You've probably heard that Coke can dissolve a tooth or that bleaching your teeth weakens them. But what's the truth behind these tooth myths?
The thinking behind this idea is obvious: To protect your teeth from decay, get rid of leftover food as early as possible. But you'd really be better served to wait a while before brushing those chompers.
The human mouth has a one–two punch to defend itself. One is tooth enamel, the hardest substance in the human body. The second line of defense is saliva. In her recent book Gulp: Adventures on the Alimentary Canal, Mary Roach writes that saliva contains some of the same enzymes used in detergent to break down starches (known as amylase), and antibacterial substances so effective that wounds in the mouth will heal twice as fast as those located on the skin. Bottom line, saliva is your friend.
So give your body's natural ability to break down foods a chance to work after you eat. The acidic environment in your mouth temporarily softens the enamel on teeth while it breaks down food particles and washes them away. Brush too soon after meals and you'll end up scrubbing away tooth enamel in the process. It's not a bad idea to wait at least 30 to 60 minutes before grabbing that toothbrush.
Whitening products sold over the counter in the form of strips, trays, or paste work by using the oxidizing agents hydrogen peroxide or carbamide peroxide to remove pigment on the surface of the enamel. typically contain a 3 to 10 percent hydrogen-peroxide level, as opposed to the 15 to 38 percent level dentists can use. The products are effective at removing surface stains but should be used in moderation.
But will they weaken your teeth? A recent study conducted by Dr. Shereen Azer, at The Ohio State University College of Dentistry, has shown some loss of enamel ranging from 1.2 to 2 nanometers, with the tray resulting in slightly more erosion than the other tooth-whitening methods. Overuse of the oxidizing agents can cause both gum and tooth sensitivity, and continued overuse may even leave some of your teeth looking translucent. Some researchers even suggest that bleaching can temporarily dissolve calcium ions in the enamel, though enamel has shown the ability to "remineralize" itself, over time.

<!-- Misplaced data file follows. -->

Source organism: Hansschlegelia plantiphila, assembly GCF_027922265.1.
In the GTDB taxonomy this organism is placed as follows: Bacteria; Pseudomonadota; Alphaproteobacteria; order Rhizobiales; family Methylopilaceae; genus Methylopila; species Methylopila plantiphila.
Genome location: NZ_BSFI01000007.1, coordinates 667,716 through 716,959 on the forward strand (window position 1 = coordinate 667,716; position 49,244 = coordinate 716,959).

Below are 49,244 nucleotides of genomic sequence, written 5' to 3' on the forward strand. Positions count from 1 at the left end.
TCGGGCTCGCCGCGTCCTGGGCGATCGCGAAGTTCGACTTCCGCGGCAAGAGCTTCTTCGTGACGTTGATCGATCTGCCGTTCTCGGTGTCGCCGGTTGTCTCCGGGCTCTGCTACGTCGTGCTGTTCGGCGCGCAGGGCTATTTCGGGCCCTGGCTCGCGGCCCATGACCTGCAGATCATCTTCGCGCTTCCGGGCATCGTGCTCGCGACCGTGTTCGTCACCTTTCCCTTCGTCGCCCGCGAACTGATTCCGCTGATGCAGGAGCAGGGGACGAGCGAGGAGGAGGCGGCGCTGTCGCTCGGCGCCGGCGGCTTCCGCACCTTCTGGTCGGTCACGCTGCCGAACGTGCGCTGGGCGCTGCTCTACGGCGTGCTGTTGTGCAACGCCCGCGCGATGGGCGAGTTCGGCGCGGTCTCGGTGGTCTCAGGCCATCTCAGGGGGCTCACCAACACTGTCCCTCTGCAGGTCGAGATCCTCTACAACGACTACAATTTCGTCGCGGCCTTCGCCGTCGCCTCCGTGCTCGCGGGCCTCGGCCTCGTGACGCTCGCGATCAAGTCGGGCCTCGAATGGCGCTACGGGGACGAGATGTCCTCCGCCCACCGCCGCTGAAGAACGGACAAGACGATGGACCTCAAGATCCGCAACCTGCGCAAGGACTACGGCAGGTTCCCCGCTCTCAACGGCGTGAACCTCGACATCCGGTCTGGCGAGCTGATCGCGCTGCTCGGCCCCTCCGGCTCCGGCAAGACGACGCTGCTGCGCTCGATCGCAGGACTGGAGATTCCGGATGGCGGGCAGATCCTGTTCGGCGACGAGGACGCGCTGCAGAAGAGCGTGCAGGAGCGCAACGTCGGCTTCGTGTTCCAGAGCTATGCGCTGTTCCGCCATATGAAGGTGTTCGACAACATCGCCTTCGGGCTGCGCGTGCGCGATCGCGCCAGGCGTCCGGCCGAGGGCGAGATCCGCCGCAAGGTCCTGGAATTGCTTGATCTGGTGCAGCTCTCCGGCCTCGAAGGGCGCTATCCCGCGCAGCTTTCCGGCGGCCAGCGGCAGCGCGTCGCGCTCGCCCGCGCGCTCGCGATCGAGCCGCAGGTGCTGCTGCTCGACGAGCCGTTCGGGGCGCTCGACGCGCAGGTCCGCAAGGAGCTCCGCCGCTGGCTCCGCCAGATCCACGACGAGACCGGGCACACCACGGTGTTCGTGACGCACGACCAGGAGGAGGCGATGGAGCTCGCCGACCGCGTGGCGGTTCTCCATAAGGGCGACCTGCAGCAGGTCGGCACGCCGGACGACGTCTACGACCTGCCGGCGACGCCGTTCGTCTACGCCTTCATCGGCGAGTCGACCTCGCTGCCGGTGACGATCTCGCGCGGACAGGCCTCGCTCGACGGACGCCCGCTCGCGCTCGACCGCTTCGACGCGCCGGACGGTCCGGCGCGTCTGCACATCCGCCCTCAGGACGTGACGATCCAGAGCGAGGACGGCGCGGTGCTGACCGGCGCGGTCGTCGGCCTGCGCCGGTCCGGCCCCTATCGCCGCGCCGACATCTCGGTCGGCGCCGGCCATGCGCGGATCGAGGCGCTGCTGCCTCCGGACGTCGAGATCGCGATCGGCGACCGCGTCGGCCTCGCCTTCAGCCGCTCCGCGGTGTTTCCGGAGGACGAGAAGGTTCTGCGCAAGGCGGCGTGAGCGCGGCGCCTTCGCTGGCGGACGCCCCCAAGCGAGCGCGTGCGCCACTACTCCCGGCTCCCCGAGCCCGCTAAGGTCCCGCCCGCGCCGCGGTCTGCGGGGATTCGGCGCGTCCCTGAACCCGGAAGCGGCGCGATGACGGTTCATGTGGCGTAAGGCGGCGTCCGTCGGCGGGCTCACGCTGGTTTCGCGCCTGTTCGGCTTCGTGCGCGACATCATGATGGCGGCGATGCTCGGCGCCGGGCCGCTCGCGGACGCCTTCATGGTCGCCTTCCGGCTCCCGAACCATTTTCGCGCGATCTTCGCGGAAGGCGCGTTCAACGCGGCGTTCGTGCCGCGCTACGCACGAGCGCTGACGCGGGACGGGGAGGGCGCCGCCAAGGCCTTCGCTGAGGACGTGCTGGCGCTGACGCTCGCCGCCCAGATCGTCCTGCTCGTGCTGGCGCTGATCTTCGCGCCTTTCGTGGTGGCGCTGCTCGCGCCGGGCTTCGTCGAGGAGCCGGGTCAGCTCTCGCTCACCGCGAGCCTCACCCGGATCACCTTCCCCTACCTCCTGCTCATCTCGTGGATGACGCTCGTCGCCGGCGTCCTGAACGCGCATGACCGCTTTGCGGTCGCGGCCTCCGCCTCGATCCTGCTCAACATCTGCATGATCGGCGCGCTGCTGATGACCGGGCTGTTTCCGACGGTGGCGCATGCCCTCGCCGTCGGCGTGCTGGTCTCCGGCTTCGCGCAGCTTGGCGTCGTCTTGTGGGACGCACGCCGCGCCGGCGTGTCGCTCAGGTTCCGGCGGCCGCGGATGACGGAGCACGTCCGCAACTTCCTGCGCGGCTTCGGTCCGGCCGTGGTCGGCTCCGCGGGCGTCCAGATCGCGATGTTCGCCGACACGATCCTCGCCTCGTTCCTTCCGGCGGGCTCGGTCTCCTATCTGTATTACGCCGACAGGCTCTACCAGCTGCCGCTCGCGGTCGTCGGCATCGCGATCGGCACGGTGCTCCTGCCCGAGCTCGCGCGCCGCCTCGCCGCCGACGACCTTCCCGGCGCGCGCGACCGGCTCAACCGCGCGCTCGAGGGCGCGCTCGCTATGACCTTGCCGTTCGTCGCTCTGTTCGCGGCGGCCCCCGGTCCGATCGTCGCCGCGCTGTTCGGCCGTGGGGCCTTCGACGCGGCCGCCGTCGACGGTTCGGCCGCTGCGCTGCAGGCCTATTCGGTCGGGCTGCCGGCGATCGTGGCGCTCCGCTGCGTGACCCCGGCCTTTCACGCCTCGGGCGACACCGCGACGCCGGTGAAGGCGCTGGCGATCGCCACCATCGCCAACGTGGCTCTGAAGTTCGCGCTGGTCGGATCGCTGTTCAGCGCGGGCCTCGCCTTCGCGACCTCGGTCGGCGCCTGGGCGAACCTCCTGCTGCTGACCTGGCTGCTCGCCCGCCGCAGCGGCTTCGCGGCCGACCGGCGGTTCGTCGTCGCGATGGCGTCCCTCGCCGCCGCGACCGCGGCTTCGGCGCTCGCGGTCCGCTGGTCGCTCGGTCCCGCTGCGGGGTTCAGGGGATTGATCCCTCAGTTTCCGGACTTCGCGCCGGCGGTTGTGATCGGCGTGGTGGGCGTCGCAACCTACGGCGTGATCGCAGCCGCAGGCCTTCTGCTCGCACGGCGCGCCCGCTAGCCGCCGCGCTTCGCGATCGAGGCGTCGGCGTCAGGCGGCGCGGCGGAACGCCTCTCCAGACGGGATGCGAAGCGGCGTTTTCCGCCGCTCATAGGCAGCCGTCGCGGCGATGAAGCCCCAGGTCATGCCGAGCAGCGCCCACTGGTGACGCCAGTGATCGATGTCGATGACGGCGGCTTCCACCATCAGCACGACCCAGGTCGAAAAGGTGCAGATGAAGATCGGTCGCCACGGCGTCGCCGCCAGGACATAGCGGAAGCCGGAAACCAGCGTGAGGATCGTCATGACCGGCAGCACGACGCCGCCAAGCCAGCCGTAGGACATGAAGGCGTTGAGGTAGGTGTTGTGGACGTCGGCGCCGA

However, while overuse can strip pigment or enamel from your teeth, it won't weaken the structure of the tooth itself. Still, many factors, including varying thickness of enamel, preexisting tooth sensitivity, and tooth discolorations resulting from decay, affect the results of whitening. So always consult with your dentist.
This one requires a little nuance. Yes, extreme temperature changes can crack your teeth. But don't expect that frigid bite of ice cream to crack a tooth wide open.
A healthy adult tooth was built to absorb varying temperature changes occurring in the mouth. Tiny hairline cracks on the surface of enamel are actually quite common, and you may even spot a few on your teeth in the right light. Known as , the minor cracks are so shallow that they rarely pose a threat to the tooth itself.
Regular checkups with your dentist are always best to ensure minor imperfections aren't indicative of a larger concern. Should you have a crack, it's best to catch it early. Chewing can force a cracked tooth open and closed, eventually exposing more of the nerves located inside, a very painful result you'll want to avoid.
In the fall of 1950 Cornell University professor Clive McCay was on a mission to alert Americans to the cavity-causing power of Coca-Cola. Speaking in front of the Congressional committee on food additives, McCay came armed with some rather alarming statements, including that Coke could eat through the steps of the nation's Capitol building, and that a tooth placed in a glass of Coca-Cola would dissolve within several days. McCay's statements got the lawmakers' attention and spawned more urban myths about Coke.